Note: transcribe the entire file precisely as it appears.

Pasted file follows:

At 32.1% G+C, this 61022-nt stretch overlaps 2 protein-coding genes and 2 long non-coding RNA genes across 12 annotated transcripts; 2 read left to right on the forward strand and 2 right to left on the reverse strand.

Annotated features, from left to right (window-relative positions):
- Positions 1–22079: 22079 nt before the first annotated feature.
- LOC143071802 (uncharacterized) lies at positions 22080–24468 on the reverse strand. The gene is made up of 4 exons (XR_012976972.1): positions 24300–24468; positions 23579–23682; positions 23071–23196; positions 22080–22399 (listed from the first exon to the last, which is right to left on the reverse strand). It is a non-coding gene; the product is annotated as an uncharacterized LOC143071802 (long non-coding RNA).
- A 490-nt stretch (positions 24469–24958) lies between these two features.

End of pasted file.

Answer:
At 32.1% G+C, this 61022-nt stretch overlaps 2 protein-coding genes and 2 long non-coding RNA genes across 12 annotated transcripts; 2 read left to right on the forward strand and 2 right to left on the reverse strand.

Annotated features, from left to right (window-relative positions):
- Positions 1–22079: 22079 nt before the first annotated feature.
- LOC143071802 (uncharacterized) lies at positions 22080–24468 on the reverse strand. The gene is made up of 4 exons (XR_012976972.1): positions 24300–24468; positions 23579–23682; positions 23071–23196; positions 22080–22399 (listed from the first exon to the last, which is right to left on the reverse strand). It is a non-coding gene; the product is annotated as an uncharacterized LOC143071802 (long non-coding RNA).
- A 490-nt stretch (positions 24469–24958) lies between these two features.